Increasing heat boosts both the number and appetite of insects, and researchers project they will destroy almost 50% more wheat than they do today with a 2C rise, and 30% more maize. Rice, the third key staple, is less affected as it is grown in the tropics, which are already near the optimal temperature for insects – although bugs will still eat 20% more.

Rising heat stress on crops is already expected to cut cereal yields by about 10% for 2C of warming, but the new research indicates rising pest damage will cause at least another 4-8% to be lost. With 800 million people chronically hungry today and the global population rising towards 10bn, increasing pest destruction will worsen food security.

“For many, many people in the world there is already a shortage of food, so it is not like we can afford to spare [more],” said Prof Curtis Deutsch at the University of Washington, US, who led the work. “A lot of people in the world, the most vulnerable, can’t afford to give up anything.”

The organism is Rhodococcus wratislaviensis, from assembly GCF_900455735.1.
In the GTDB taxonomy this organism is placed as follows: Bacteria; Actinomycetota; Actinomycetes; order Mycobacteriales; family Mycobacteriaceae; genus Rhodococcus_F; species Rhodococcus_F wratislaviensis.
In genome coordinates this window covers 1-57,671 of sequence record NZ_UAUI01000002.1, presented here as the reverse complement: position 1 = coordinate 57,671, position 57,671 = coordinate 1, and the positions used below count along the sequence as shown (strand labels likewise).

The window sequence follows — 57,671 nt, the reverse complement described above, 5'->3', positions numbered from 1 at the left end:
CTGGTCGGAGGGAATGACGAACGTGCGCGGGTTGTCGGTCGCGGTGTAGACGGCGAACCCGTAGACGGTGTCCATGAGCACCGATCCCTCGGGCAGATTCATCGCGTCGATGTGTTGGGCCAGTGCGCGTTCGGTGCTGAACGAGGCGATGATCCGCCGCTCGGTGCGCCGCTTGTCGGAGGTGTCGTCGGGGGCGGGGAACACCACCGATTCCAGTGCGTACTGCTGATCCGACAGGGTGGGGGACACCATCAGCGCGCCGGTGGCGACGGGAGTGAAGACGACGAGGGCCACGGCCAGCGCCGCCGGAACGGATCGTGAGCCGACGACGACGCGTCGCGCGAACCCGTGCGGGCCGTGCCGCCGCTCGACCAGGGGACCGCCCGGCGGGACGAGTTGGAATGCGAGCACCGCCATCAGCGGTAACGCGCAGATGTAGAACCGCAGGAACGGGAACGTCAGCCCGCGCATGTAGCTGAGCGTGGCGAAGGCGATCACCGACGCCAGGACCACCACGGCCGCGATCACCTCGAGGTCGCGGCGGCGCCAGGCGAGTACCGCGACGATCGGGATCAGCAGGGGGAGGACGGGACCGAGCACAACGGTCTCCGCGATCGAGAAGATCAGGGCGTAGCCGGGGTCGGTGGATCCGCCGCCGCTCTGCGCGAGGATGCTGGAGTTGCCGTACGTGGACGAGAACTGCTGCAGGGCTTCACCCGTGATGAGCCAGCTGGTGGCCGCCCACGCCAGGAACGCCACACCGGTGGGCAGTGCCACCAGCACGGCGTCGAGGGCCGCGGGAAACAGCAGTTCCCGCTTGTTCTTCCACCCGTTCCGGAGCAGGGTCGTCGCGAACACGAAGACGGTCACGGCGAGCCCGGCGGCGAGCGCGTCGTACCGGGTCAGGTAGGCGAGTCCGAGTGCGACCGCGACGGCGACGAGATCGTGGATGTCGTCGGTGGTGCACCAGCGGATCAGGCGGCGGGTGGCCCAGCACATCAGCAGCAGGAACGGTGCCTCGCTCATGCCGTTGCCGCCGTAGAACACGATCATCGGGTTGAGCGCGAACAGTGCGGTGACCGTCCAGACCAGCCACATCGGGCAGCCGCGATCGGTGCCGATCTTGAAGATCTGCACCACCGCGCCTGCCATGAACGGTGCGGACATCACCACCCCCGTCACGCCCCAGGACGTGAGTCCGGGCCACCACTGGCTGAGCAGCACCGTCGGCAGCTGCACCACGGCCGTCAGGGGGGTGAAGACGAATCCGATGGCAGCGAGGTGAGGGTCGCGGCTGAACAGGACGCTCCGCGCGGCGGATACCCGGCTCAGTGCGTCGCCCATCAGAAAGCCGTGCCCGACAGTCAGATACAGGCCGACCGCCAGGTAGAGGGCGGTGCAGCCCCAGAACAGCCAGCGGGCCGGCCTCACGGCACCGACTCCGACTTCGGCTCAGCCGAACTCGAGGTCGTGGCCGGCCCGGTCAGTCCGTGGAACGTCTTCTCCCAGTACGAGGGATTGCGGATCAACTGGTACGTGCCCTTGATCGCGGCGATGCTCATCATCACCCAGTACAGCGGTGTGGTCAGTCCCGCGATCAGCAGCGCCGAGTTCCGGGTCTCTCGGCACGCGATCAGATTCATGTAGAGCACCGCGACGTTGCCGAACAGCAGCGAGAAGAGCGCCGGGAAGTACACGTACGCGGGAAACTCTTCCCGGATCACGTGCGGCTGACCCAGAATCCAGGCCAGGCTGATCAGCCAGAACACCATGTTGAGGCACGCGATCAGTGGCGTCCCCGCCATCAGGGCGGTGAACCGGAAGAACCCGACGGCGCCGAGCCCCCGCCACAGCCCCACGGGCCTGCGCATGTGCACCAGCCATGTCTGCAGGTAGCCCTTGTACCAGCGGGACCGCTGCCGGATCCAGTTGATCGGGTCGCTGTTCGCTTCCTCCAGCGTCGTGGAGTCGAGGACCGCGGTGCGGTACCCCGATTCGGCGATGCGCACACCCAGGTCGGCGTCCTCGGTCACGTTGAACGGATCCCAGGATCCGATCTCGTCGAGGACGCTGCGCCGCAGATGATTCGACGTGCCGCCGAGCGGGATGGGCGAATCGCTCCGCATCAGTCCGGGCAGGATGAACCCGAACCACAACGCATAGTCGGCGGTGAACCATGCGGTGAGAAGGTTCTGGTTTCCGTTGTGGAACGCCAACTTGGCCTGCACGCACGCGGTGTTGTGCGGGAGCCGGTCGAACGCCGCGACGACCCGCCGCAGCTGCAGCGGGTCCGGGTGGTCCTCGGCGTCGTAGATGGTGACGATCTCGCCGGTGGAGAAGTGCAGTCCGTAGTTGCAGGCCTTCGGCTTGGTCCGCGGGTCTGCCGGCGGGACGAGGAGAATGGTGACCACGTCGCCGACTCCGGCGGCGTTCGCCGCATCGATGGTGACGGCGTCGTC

The UK is the worst affected of significant wheat producers, with pest losses expected to more than double from 5% to 11%, and Canada will suffer the biggest increase in maize losses, from 6% to 10%. The world’s biggest growers will also see a major impact, with China’s wheat losses rising 50% and and US corn losses going up by a third.

The losses are likely to be underestimates as the scientists did not consider factors such as increased transmission of crop diseases carried by insects, or losses after harvest when the grain is stored. The research also did not assess the risk of population explosions of insects that can wipe out crops, due to the complexity of such events.